[* Analytical Review for August, 1797, p. 148.]

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IT appeared to me, when I first took up my pen, on the point discussed by Mr. Fuller, that a review of the preaching of the apostles was sufficient, to show. what principles were essential to the production of faith and repentance: for they appeared under the character of “holy men of God, who taught the way “of salvation: they were ambassadors for Christ, stew“ards of the mysteries of the kingdom of Heaven.” I, therefore, reviewed their preaching, and rose from the search, satisfied that they had not taught the principles, which Mr. Fuller represents as essentially efficacious for the conversion of the world: satisfied that they did not preach in the strain he has so strongly recommended, though they taught in the name of that Jesus, who is “the way, the truth, and the life.” Mr. Fuller has impugned the propriety and force of my argument. In my preceding letter, I have offeredsome considerations to elucidate the force, and justify the application of it. I cheerfully-leave it to the candid reader, to determine between us.

I would not, however, stop with a defence of my own argument. I wish to offer to you, and through you to other readers, some remarks on Mr. Fuller's method of reasoning: viz. to judge of doctrines by their effects.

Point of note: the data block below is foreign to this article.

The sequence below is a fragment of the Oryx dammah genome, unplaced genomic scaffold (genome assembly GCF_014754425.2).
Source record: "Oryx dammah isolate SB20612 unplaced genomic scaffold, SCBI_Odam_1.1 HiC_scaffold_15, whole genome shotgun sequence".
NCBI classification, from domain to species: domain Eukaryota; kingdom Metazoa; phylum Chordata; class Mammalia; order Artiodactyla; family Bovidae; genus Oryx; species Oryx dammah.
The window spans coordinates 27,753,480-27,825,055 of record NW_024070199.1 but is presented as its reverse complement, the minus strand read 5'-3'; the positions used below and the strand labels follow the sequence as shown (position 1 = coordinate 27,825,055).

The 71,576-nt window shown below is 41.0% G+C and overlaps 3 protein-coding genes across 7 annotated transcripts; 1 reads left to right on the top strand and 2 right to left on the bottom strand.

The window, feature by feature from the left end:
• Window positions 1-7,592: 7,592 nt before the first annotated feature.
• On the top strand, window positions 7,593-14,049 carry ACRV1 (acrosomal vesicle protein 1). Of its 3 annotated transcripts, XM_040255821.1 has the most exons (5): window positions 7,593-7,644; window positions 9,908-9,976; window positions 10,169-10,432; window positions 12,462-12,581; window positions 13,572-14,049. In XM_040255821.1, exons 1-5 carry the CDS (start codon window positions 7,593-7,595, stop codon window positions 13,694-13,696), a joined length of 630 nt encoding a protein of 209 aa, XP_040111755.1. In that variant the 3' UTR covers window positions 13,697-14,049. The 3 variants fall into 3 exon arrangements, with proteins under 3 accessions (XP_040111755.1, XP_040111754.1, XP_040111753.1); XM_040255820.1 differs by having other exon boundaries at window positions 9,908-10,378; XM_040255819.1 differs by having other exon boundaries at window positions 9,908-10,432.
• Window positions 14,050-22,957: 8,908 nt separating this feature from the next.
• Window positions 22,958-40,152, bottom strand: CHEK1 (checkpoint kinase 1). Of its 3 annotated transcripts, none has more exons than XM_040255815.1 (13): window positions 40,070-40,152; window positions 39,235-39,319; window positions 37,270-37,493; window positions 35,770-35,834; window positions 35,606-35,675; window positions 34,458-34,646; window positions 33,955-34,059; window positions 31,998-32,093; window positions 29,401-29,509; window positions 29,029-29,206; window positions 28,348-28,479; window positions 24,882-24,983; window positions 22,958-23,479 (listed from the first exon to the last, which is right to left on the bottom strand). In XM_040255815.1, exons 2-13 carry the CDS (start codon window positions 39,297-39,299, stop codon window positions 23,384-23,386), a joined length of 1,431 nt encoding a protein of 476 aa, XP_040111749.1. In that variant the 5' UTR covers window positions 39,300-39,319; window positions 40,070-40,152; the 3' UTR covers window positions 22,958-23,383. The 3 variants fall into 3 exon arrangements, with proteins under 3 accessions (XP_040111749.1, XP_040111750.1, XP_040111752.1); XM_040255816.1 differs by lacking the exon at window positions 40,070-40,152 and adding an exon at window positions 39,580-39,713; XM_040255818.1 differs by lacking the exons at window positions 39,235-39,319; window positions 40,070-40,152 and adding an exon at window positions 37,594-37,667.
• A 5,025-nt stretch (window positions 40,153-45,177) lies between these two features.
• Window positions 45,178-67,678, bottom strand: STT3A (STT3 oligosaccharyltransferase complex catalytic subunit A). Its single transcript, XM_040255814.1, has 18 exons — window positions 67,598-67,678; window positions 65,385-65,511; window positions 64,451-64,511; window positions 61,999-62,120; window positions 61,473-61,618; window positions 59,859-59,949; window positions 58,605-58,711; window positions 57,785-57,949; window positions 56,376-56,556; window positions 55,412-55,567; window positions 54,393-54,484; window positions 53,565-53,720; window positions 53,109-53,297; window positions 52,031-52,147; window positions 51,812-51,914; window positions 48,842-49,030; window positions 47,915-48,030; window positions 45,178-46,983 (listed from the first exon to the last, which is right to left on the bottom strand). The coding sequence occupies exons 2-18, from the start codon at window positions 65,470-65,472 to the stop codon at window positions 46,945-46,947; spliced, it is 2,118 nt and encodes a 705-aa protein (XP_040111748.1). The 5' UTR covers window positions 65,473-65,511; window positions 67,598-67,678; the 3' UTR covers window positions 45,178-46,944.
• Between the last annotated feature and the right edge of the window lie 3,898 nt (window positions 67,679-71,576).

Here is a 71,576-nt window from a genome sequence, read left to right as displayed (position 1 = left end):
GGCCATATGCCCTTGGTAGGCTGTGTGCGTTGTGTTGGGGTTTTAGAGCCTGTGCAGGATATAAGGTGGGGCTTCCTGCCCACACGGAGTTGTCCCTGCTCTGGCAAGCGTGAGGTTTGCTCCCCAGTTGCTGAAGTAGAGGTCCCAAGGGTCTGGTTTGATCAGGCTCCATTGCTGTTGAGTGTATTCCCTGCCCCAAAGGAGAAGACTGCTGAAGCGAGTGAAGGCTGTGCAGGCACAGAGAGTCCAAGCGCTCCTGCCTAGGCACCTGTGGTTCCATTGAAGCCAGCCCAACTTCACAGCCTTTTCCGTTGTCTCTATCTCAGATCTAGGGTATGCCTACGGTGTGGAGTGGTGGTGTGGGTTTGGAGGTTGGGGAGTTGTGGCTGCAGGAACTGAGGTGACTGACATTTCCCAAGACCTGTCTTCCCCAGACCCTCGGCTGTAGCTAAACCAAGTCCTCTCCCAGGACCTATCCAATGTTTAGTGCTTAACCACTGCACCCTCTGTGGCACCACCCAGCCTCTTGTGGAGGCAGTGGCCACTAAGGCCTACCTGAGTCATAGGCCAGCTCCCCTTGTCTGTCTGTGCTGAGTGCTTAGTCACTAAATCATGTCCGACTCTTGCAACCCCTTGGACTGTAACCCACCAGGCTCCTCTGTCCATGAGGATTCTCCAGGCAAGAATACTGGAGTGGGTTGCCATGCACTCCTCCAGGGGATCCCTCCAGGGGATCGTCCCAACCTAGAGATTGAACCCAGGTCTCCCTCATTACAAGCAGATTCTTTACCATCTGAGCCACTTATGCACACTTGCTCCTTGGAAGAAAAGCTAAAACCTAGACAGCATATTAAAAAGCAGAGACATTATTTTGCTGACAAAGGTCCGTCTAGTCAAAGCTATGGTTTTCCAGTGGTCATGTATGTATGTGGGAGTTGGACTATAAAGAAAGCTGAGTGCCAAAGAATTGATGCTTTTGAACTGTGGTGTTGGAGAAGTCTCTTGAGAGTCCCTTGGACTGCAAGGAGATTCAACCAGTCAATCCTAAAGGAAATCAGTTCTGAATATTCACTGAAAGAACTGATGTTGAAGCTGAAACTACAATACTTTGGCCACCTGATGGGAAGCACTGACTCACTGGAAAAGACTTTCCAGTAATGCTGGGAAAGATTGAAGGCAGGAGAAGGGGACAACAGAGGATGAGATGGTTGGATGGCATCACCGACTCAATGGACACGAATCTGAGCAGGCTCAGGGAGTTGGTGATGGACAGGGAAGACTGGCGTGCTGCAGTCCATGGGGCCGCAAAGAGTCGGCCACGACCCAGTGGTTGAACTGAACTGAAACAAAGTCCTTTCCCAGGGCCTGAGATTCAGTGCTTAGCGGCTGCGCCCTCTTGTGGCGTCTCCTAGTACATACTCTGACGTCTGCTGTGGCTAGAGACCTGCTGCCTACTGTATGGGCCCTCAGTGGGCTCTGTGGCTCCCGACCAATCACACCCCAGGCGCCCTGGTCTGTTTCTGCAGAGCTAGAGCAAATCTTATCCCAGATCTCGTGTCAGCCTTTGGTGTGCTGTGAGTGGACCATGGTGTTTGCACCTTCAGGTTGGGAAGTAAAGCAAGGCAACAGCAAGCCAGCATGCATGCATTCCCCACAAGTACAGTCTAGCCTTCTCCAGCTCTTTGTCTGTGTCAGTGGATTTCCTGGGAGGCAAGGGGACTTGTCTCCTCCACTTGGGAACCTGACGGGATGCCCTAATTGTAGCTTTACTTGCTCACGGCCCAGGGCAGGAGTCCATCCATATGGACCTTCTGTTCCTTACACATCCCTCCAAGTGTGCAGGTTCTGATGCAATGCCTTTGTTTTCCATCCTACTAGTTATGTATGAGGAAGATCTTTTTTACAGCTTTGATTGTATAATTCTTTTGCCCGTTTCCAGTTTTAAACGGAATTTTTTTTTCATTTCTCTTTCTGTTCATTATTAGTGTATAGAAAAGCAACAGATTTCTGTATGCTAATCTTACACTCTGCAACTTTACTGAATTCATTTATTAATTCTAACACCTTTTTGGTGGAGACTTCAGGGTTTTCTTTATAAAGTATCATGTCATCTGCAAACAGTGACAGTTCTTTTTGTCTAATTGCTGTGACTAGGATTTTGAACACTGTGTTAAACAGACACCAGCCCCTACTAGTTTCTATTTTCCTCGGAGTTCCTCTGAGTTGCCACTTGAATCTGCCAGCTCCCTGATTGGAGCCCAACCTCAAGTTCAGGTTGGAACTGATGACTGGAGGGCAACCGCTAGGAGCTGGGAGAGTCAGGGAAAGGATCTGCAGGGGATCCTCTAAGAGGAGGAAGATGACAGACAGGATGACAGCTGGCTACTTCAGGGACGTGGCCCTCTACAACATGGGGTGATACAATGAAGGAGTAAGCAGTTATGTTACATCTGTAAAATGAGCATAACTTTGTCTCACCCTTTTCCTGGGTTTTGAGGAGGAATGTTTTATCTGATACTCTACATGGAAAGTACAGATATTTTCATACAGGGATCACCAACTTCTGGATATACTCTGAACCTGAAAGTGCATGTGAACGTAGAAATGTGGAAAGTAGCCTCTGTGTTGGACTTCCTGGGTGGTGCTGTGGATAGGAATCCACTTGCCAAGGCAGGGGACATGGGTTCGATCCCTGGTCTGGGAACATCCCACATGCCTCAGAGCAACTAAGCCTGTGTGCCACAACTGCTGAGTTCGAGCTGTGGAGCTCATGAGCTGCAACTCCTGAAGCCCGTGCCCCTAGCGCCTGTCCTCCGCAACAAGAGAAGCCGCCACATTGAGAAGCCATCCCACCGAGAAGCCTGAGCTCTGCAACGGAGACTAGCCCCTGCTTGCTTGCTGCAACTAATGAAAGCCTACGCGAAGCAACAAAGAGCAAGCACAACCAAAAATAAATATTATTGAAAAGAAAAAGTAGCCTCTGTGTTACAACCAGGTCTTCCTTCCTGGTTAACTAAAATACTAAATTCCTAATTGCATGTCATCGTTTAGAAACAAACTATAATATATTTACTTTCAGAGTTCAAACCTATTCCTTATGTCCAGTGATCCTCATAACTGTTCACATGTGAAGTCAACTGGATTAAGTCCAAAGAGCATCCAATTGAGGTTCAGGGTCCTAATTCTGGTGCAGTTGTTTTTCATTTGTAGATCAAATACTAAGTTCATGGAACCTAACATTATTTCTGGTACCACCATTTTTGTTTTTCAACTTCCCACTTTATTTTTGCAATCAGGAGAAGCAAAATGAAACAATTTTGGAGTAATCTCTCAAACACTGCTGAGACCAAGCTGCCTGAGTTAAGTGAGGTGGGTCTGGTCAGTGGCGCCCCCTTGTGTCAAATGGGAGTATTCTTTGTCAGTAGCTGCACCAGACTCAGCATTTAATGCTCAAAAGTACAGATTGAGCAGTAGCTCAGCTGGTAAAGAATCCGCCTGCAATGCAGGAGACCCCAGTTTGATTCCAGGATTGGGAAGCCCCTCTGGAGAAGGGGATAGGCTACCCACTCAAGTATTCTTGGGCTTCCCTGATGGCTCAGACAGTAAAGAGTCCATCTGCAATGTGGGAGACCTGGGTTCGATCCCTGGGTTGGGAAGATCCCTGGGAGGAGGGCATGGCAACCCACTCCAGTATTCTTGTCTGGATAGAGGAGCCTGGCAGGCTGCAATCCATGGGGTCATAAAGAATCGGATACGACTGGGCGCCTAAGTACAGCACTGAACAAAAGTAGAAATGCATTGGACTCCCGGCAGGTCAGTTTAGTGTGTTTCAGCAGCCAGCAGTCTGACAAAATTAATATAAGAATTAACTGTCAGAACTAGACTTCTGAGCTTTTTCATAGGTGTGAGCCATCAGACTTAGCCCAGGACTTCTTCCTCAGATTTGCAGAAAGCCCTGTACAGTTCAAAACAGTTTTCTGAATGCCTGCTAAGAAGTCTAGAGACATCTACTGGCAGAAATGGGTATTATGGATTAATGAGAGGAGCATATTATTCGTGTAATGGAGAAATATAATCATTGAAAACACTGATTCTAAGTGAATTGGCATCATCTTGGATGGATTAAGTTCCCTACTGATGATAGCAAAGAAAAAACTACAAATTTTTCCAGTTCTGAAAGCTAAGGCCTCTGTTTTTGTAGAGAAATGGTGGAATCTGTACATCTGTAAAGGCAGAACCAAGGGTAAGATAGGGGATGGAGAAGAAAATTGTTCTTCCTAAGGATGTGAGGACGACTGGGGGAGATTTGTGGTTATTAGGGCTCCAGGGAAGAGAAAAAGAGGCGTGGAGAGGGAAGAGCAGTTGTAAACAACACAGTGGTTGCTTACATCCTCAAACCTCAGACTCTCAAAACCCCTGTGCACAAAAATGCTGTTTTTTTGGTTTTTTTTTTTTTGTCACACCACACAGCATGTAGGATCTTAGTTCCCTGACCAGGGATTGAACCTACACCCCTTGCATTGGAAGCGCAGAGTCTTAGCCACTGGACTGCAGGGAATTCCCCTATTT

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This, he says, is a practice warranted by scripture. “By their fruits ye shall know them.” Matt. vii. 16 *. He supposes that the passage relates to doctrines, and points out a criterion, by which to try their truth. But this is not the case. It is a rule given, to judge not concerning principles, but men ; not concerning the sentiments promulgated by them, but concerning their own characters and pretensions. The

whole passage stands thus. “Beware of false pro

phets, which come to you in sheep's clothing, but “ inwardly are ravening wolves. Ye shall know “ them by their fruits. Do men gather grapes of “ thorns, or figs of thistles " Fruits mean actions. Matt. iii. 8. xxi. 43. John xv. 2, 5. Col. i. 6. Men may assume fair appearances of humility and piety,

but the works of iniquity, into which their sinful,

avaricious, or ambitious views will betray them, will, in time, discover their real characters. The persons here, are hypocrites, and false prophets; such as would falsely pretend a commission from God. Their pretensions might be blended with a true doctrine, but their claims were founded in dissimulation. They would be discovered by their covetousness, love of gain, and lasciviousness. Such persons were soon to make their appearance. “Our Lord doth not ex“hort his disciples to reject whatever such men, “ taught, but only to be upon their guard against them, that they might not credit any thing merely